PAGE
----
When we started to sell our platform a couple of years ago, we did build an application to support our own sales guys. The application was a seamless fit to the actual business process and we did have happy users. However, we did grow global. After a while we discovered that new people did not use the application and existing users started to complain about it. The problem? The environment had changed, the application didn’t fit the processes anymore. Just a little example: you’ll need multiple currency types if you operate globally.
The important lesson is: agile businesses ask for agile software. A changing environment asks for changes in the software supporting the processes in that environment. Software doesn’t need to be built once, it needs to evolve and grow during its lifetime. Furthermore, version one of an application is mainly released to start getting feedback from users. You will only start learning the real wishes for a piece of software if people start using it.
This led me to the conclusion that we need Model-Driven Evolution in addition to Model-Driven Development.
4. From an economic perspective MDD doesn’t matter that much
As a follow-up on the previous point we can look at the money spent at software maintenance as compared to software development costs. Several studies (e.g. , ) show that more than 90% of the total cost of software ownership are spent at software maintenance. Software maintenance is defined as: software cost devoted to system maintenance and evolution.
This means that software development costs only comprise the smaller portion of the total cost of software ownership, maintenance / evolution costs are the bigger portion. Hence, pure MDD doesn’t matter that much from an economic perspective.
Note that I’m not saying that MDD doesn’t have any value at all. There are a lot of reasons to start using MDD, among them is the faster time-to-market for new products dependent on new software. However, maybe the economics have less impact than we hope.
5. MDD is a technology enabler, it does not have business value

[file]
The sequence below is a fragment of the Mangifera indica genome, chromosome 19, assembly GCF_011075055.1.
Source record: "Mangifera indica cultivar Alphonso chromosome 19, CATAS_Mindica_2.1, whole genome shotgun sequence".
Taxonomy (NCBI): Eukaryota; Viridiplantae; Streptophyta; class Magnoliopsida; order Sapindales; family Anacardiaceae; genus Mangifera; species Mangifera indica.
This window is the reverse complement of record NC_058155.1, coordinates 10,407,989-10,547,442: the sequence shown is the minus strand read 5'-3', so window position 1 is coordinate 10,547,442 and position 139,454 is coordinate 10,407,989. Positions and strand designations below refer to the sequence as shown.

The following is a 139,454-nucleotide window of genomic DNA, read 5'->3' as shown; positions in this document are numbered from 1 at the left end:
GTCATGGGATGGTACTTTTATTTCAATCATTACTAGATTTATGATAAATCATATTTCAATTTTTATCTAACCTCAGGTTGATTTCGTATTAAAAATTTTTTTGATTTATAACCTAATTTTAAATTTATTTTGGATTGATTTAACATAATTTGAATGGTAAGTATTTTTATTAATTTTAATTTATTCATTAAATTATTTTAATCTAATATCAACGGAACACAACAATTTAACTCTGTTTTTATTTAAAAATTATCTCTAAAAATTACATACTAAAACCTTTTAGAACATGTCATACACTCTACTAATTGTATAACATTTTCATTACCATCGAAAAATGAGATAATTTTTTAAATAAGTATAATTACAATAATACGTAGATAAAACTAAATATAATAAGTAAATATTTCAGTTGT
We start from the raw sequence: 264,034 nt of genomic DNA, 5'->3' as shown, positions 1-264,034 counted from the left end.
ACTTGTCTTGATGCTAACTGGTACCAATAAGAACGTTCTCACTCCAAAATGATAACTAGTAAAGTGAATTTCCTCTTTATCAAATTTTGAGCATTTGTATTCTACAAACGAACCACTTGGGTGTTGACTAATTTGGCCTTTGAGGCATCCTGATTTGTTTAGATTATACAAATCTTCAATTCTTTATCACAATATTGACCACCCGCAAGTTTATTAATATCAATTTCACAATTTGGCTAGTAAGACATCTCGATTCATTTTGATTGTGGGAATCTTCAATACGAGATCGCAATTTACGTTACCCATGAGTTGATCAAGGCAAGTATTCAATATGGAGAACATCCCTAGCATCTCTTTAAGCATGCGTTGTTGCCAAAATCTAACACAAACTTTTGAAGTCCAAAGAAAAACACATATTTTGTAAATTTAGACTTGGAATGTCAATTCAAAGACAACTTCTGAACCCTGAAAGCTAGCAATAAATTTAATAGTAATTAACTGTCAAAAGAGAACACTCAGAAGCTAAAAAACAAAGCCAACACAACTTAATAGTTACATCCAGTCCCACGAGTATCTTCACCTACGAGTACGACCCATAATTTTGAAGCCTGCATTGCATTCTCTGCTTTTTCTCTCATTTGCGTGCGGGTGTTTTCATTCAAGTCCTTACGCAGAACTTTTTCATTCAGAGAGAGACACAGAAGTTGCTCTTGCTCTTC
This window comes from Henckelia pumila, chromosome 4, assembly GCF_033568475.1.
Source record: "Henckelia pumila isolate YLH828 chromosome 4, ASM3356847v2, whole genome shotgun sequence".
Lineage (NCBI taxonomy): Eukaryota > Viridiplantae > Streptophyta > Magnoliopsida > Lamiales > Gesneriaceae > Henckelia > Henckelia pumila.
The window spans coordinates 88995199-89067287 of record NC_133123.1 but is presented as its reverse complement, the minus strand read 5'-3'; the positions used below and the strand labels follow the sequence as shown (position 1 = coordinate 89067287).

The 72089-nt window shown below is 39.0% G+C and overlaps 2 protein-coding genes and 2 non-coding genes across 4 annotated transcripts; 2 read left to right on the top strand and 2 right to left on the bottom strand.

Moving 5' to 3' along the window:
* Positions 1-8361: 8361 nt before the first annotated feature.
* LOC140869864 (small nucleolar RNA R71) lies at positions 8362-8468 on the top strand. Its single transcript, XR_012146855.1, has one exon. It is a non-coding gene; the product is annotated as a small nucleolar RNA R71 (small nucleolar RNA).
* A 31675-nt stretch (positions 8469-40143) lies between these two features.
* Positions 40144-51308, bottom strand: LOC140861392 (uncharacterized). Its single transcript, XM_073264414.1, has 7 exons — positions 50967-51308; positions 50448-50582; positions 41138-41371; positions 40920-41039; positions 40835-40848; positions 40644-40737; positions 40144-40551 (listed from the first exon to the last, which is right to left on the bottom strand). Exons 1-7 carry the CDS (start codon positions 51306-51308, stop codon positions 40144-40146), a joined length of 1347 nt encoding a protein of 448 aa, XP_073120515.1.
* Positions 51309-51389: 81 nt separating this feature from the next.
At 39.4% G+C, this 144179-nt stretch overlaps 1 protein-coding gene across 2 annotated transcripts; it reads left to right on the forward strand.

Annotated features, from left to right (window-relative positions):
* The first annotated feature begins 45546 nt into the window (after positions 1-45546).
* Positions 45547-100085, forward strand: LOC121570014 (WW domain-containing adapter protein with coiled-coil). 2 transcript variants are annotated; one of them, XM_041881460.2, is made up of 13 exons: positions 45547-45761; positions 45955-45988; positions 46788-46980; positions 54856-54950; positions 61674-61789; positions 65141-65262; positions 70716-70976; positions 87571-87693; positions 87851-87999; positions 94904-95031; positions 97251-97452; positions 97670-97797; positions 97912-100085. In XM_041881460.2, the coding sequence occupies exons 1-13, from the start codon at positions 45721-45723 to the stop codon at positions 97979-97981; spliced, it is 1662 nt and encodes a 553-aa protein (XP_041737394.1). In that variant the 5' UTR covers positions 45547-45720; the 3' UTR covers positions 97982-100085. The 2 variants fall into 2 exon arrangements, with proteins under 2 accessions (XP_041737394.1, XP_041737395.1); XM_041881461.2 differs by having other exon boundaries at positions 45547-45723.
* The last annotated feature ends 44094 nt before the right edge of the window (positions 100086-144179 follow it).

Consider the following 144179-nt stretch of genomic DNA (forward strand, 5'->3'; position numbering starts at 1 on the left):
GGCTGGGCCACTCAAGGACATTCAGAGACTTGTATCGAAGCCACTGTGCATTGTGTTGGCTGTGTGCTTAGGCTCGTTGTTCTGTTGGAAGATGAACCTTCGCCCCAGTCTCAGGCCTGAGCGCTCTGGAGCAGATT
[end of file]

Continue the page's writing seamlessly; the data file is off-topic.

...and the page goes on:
If you have experience in selling a software development tool you probably recognize the fact that it isn’t an easy sell. Especially if you talk to IT departments and your message is that less people are needed and less-technical people are needed to build software. That’s why our initial success depended on selling to business people. They did like live demonstrations during a sales conversation, showing them how to fix their business problems with a fast and flexible development environment. We didn’t talk that much about technology.
When thinking about your MDD solution you have to think about the customers you want to target. What is your market? Who wants to pay for your MDD solution? In my opinion MDD is a solution for a software development problem, it doesn’t have value itself (from a business perspective). You can of course translate the result of using MDD in business value, especially in more agility for the business (the don’t have to wait for new software when they want to change the business). However, this business agility thing isn’t reached by MDD itself. We need more…
I described five situations in which MDD didn’t help us out. Do these five points lead us to the conclusion that there is no future for Model Driven Development?
I don’t think so… It means that if we do MDD in a proper way we will get new challenges. Model Driven Development is necessary, but not sufficient!
We need to focus on the full application lifecycle. We need to support the requirements gathering process. We need to translate requirements into models and deploy these models in an easy way. Once an application is deployed we need to gather feedback from users and translate this feedback into new requirements, create a new model version, and deploy a new version of the application. What we need is Agile Application Lifecycle Management.
 Erlikh, L. (2000). "Leveraging legacy system dollars for E-business". (IEEE) IT Pro, May/June 2000, 17-23.
 Moad, J. (1990). "Maintaining the competitive edge". Datamation 61-62, 64, 66.